Saturday, September 17, 2016

Story of Nachiketa (Kathopanishad) Part 1

Upanishads, the great philosophical and Spiritual Scriptures of ancient India, contain many great practical and immortal lessons for our day to day life; regardless of time or place – in the form of stories or dialogues between teacher and a student or between some learned people or sages. 

One of such great Holy Scripture is Kath Upanishad - pronounced as one word ‘Kathopanishad’. It tells the story of a young boy named Nachiketa. It starts with a short conversation between Nachiketa and his father and then rest of the Upanishad is dedicated to the dialogues in form of questions and answers between Nachiketa and the god* of ‘Death’.

This is how the story begins:

Nachiketa’s father, Ushan Vaajshravas (son of Vaajshrava) was performing a Vishwajit Yajna (Yagna); a Vedic ritual. 
Nine-year-old boy Nachiketa was playing outside when he noticed a thousand cows sitting in the field. He went to his father and asked what was going on. The king was busy talking to his ministers and advisors about the details of the Yagna and did not want to be disturbed. So he told Nachiketa to go away and not to disturb him. The boy was curious – he walked around and found out that those thousand cows were being given in alms to the poor Brahmans /priests. He looked at the cows closely and thought:

              पीतोदका - जग्धतृणा - दुग्धदोहा  - निरिन्द्रियः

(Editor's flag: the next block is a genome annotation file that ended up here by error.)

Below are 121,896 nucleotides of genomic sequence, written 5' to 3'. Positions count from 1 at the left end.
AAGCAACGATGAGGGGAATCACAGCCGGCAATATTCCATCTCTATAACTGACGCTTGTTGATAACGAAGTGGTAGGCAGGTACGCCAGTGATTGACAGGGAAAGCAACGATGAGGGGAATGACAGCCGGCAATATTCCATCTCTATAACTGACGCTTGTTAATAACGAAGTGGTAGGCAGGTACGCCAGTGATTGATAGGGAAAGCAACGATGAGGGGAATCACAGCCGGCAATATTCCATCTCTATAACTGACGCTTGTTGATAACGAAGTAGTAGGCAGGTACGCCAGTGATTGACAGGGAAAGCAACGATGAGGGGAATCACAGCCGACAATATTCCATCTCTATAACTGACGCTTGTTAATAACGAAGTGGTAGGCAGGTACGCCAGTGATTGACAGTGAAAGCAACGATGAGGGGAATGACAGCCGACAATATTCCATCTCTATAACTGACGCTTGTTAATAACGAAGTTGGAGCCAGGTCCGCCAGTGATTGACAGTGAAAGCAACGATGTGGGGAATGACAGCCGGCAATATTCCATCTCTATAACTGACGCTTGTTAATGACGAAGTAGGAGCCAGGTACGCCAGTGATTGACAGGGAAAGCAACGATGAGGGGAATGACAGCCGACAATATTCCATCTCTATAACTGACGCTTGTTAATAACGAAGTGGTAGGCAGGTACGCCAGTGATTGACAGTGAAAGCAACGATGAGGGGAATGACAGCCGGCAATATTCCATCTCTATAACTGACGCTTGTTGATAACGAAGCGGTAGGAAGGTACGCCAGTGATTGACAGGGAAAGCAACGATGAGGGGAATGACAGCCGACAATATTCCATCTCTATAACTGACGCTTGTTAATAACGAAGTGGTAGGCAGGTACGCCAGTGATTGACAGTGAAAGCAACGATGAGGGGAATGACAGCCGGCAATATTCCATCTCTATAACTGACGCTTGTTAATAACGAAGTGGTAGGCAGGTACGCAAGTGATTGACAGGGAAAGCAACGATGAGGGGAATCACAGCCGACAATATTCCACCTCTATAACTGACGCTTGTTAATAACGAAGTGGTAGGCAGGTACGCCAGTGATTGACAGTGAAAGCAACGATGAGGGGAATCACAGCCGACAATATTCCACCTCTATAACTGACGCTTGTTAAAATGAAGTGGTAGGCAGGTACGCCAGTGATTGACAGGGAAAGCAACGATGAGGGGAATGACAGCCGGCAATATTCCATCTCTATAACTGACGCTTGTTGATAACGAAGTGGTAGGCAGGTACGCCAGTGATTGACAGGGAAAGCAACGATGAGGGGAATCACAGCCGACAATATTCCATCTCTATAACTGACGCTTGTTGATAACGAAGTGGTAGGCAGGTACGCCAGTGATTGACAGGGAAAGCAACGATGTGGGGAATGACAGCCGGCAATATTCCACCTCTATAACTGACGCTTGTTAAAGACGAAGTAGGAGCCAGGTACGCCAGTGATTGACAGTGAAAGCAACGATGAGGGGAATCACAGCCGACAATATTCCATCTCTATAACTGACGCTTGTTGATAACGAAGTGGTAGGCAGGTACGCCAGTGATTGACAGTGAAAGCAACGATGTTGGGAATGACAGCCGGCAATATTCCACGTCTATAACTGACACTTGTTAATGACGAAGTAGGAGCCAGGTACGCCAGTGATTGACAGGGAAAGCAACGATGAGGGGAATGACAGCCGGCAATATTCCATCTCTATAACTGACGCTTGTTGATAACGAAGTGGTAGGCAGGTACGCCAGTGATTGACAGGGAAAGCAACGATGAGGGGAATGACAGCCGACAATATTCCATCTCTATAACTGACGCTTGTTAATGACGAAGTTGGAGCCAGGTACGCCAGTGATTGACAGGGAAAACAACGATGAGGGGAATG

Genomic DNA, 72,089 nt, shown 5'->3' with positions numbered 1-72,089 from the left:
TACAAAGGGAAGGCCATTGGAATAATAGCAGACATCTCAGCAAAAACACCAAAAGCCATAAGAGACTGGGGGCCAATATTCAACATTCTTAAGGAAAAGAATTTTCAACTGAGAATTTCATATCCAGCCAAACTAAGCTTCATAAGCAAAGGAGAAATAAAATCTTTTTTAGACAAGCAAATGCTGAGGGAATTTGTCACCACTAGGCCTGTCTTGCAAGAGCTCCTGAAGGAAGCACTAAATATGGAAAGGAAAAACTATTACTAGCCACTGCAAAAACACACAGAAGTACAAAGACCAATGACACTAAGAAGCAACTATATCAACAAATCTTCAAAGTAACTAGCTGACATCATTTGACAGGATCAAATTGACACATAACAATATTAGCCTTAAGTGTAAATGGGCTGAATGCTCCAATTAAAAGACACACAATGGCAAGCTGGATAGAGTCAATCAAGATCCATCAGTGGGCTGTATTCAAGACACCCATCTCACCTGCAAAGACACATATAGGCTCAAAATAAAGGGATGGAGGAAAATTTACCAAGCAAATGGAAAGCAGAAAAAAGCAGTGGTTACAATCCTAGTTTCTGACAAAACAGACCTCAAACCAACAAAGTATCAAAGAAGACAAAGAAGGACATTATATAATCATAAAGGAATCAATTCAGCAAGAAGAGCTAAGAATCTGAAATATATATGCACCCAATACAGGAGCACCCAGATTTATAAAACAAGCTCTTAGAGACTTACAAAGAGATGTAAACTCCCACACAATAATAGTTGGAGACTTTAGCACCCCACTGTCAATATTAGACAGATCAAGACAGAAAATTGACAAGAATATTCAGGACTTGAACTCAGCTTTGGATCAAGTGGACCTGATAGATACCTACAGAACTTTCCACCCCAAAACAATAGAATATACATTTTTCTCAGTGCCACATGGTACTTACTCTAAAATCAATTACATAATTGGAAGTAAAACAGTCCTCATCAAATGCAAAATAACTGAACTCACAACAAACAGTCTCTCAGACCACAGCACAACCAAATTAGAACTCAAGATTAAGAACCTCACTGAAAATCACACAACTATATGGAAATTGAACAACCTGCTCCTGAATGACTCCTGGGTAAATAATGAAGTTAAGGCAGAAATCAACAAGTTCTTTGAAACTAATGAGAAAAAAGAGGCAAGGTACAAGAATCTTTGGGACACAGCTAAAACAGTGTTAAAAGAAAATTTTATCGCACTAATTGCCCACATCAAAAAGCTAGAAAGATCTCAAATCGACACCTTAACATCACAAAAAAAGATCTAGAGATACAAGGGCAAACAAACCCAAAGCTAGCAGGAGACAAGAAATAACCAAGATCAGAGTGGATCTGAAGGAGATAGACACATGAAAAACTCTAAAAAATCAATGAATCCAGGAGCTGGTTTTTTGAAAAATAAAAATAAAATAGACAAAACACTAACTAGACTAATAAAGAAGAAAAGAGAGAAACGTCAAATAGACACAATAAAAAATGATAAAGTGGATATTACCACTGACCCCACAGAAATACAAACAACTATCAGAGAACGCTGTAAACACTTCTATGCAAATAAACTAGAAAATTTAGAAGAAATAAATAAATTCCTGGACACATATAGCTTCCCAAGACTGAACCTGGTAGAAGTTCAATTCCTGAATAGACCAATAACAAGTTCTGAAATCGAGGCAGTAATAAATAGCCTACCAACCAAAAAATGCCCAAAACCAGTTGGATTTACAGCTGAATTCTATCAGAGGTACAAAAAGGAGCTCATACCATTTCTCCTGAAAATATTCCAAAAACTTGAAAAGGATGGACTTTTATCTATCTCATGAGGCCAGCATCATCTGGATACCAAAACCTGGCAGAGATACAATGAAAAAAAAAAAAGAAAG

(Peetodka - jagdhTrina - Dugdhdoha -Nirindriyah)

“These cows have drunk all the water they could, have eaten all the grass they could, have yielded all the milk they could and are barren; cannot produce any more offspring.”

He went back to his father and said: These cows are so weak and frail that they have no energy to even drink the water or eat the grass on their own. They are too old – can neither produce milk nor any offspring. 

      'अनन्दा नाम ते लोकास्तान्स गच्छति ता ददत '

‘Anandaa naam te Lokastaans Gachhati Ta Dadat’

“Joyless are the worlds which he attains who gives such dakshina – gifts or alms (to the priests or poor)”. 

The father did not like his nine-year-old son to preach him what is right and what is not. He angrily said “I am giving all what I have” and shooed him away. 

But the boy kept coming back to his father asking the same question over and over again. 
Each time, the father was getting angrier. 

“Sa hovaach Pitram - tat kasmai maam daasyateeti?”

                स होवाच पितरं तत कस्मै मां दास्यतीति 

“Tell me father, (if you are giving away all that you have) then - to whom will I be given to?” Nachiketa asked. 

After being asked second time and third time - the father lost his temper and shouted “unto Death I will give thee”.

Nachiketa quietly leaves his palace in search of the house of ‘Death’ to offer himself unto Him. When he finally meets with Yama-deva*, the angel or god of death, they end up in a deep philosophical conversation about the purpose and secrets of life and death. 

Before going further with the story of Nachiketa’s meeting and conversation with ‘Death’, let’s pause here and ponder upon what lessons the author of Kathopanishad is trying to teach us so far.

                   'Rajan Sachdeva' 

                                                (To be continued)

1 comment:

  1. Thank you Rajanji for your deep and inspirational thoughts.


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